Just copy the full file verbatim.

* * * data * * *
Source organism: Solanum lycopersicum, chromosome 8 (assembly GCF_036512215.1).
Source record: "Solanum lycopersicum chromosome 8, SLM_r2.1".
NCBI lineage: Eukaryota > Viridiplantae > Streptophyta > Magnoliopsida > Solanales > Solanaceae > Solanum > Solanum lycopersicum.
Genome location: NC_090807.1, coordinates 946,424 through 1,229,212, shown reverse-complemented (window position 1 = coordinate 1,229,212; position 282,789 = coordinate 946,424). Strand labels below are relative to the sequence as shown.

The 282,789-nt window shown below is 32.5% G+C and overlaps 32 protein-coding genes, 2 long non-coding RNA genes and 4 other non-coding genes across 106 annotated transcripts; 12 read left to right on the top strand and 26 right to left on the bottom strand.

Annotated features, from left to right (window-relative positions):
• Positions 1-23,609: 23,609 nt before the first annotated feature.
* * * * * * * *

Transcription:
Source organism: Solanum lycopersicum, chromosome 8 (assembly GCF_036512215.1).
Source record: "Solanum lycopersicum chromosome 8, SLM_r2.1".
NCBI lineage: Eukaryota > Viridiplantae > Streptophyta > Magnoliopsida > Solanales > Solanaceae > Solanum > Solanum lycopersicum.
Genome location: NC_090807.1, coordinates 946,424 through 1,229,212, shown reverse-complemented (window position 1 = coordinate 1,229,212; position 282,789 = coordinate 946,424). Strand labels below are relative to the sequence as shown.

The 282,789-nt window shown below is 32.5% G+C and overlaps 32 protein-coding genes, 2 long non-coding RNA genes and 4 other non-coding genes across 106 annotated transcripts; 12 read left to right on the top strand and 26 right to left on the bottom strand.

Annotated features, from left to right (window-relative positions):
• Positions 1-23,609: 23,609 nt before the first annotated feature.